WASHINGTON — Secretary of State Antony J. Blinken said on Thursday that the United States would punish China if President Xi Jinping chose to give military aid to Russia for the war in Ukraine, where Russian forces have killed thousands of civilians.
“We’re concerned that they’re considering directly assisting Russia with military equipment to use in Ukraine,” Mr. Blinken said at a news conference in Washington. “President Biden will be speaking to President Xi tomorrow and will make clear that China will bear responsibility for any actions it takes to support Russia’s aggression, and we will not hesitate to impose costs.”
Mr. Blinken is the most senior U.S. official to explicitly warn China against giving military aid to Russia. He said that because of China’s ties to Russia, it had a special responsibility to try to persuade President Vladimir V. Putin to end his war.
But “it appears that China is moving in the opposite direction by refusing to condemn this aggression, while seeking to portray itself as a neutral arbiter,” Mr. Blinken said.
The White House announced on Thursday that Mr. Biden and Mr. Xi would talk on Friday as part of “ongoing efforts to maintain open lines of communication.” The two presidents are expected to discuss the war in Ukraine and competition between the United States and China, among other issues, the White House said.
Mr. Biden and Mr. Xi last spoke on Nov. 15 in a video call. The talk scheduled for Friday was arranged by Jake Sullivan, the White House national security adviser, and Yang Jiechi, a member of the Chinese Communist Party’s Politburo, when the two met in Rome on Monday, said Jen Psaki, the White House press secretary. During a seven-hour meeting, Mr. Sullivan warned Mr. Yang that China should not give aid to Russia.
“This is an opportunity for President Biden to assess where President Xi stands,” Ms. Psaki said at a news briefing on Thursday. She added that there had been an “absence of denunciation by China of what Russia is doing,” which “flies in the face, of course, of everything China stands for, including the basic principles of the U.N. charter, including the basic principles of respect for sovereignty of nations.”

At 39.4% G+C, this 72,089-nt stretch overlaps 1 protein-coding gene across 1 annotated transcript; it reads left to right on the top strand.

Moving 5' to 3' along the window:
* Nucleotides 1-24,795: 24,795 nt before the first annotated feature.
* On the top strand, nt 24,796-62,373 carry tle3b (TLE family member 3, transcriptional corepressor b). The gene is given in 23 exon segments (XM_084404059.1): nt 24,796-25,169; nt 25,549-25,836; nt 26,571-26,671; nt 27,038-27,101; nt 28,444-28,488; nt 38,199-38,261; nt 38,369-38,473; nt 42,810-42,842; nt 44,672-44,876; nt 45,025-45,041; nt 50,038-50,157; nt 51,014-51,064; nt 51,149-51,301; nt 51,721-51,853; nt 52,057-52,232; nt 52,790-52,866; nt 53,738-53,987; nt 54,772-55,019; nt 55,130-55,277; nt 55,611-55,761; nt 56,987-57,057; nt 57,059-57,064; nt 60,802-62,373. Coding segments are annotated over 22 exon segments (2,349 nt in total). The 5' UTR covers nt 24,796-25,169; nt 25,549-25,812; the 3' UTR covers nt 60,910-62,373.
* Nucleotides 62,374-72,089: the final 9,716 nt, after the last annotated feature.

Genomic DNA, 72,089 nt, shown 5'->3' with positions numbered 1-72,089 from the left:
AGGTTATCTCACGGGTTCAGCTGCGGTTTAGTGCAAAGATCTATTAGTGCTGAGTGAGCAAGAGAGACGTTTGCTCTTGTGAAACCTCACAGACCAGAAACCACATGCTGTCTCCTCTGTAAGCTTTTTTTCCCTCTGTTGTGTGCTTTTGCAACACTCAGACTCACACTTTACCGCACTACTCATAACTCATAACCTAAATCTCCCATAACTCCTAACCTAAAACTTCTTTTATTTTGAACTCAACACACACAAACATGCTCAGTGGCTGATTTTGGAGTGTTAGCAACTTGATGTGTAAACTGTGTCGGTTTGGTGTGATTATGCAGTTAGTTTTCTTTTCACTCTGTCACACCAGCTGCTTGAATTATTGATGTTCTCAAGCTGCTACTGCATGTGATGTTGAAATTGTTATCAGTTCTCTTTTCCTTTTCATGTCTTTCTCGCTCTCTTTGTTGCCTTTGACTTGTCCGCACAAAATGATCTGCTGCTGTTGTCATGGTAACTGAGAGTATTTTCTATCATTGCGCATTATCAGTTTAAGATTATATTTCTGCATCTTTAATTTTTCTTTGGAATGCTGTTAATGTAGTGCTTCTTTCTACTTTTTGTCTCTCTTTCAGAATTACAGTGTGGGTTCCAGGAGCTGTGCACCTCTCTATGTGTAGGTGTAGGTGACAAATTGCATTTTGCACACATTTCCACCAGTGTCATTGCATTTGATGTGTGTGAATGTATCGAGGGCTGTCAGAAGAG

“So the fact that China has not denounced what Russia is doing in and of itself speaks volumes,” Ms. Psaki continued. “And it also speaks volumes not only in Russia and Ukraine, but around the world.”
Mr. Xi and Mr. Putin met on Feb. 4 in Beijing, two weeks before the invasion, and issued a 5,000-word statement that said their two countries had a partnership with “no limits.”
U.S. officials told The New York Times on Sunday that Russia had asked China to give it military equipment and support after Mr. Putin began his full-scale invasion on Feb. 24. One official said Russia had also asked for economic aid to help blunt the harsh sanctions imposed on the country by the United States and its European and Asian allies.
The State Department sent cables to allies saying that China had given positive signals on military aid, a European official said on Monday. The official added that Russia had requested five types of equipment: surface-to-air missiles, drones, armored vehicles, logistics vehicles and intelligence-related equipment.